KOTA KINABALU September 14, 2012: Hotels in Sabah will be adversely affected when the mandatory minimum wage policy takes effect from January 1, 2013.
Even now many hotels in Sabah were already lamenting the huge increase in wages they had to pay to their staff, Sabah Hotel Association (SHA) president Christopher Chan said this to reporters after chairing the SHA’s annual general meeting near here yesterday.
“When the policy takes effect, big hotels with hundreds of staff will experience 60 percent increase in cost to pay the basic salary of their staff.
They will also experience 15 percent hike in the payment of EPF (Employee Provident Fund) and Socso for their staff. So that is a huge increase,” he said.
“I may have to increase my room rate. Or I may reduce my cost, which means I may need to retrench some workers. These are the main issues when it comes to the policy revolving around the minimum wage,” he said on the effects of the minimum wage policy on hotels.
Chan also said the biggest implication would be faced by the unskilled workers.
“I don’t mind paying RM800 to a skilled worker, but what if I have to fork out RM800 for an unskilled worker and still have to spend more on their training. I would say, no way. So what is going to happen to the unskilled workers? This may lead to the incidence of more social ills within the community,” he said.
He added that Sabah and Sarawak were still developing the industry and could be compared with their peers in Peninsular Malaysia who were paying their staff more than the stipulated amount set under the policy.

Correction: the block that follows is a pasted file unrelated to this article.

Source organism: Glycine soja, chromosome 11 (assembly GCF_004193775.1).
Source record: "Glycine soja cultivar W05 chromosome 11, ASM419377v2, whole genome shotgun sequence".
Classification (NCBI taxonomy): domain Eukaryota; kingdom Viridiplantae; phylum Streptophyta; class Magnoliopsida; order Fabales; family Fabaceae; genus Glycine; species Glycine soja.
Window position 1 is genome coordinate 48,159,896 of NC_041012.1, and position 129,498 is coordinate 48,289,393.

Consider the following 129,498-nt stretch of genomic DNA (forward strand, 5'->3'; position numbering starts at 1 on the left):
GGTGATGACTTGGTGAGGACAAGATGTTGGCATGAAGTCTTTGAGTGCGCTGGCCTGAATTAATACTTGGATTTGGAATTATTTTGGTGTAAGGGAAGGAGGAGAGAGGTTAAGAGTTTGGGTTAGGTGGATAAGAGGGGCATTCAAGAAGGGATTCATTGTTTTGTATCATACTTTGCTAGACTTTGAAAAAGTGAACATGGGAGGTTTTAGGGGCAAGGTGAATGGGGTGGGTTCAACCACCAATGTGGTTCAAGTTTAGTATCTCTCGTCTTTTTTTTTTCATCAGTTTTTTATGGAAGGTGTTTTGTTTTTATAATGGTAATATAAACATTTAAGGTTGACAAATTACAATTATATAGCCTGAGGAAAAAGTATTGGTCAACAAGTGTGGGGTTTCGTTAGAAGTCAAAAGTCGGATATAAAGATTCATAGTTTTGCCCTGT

“Only a few industries, namely the agriculture and fisheries sectors, (in Peninsular Malaysia) are paying less. So they will not be affected,” he said.
Chan also said the hotel and service industry in Sabah and Sarawak employ staff with even Primary Six qualifications and these people would feel the pinch most.
“And there are also cases of IMM13 holders working at restaurants and coffee shops. This problem is endemic to Sabah. How are we to address that? There are some 80,000 IMM13 holders residing and working in the service sector,” he said.
Chan added that they were also unclear about the guideline in the new policy.
“We don’t know the facts as of now … but there must be a review period.”
He said that they would be meeting with the State Labour Department on September 21 on the policy.
Most hotels in Sarawak have applied to defer the implementation of the Minimum Wage Policy as they were concerned about their ability to sustain business in view of the increase in floor wage.
by Jenne Lajiun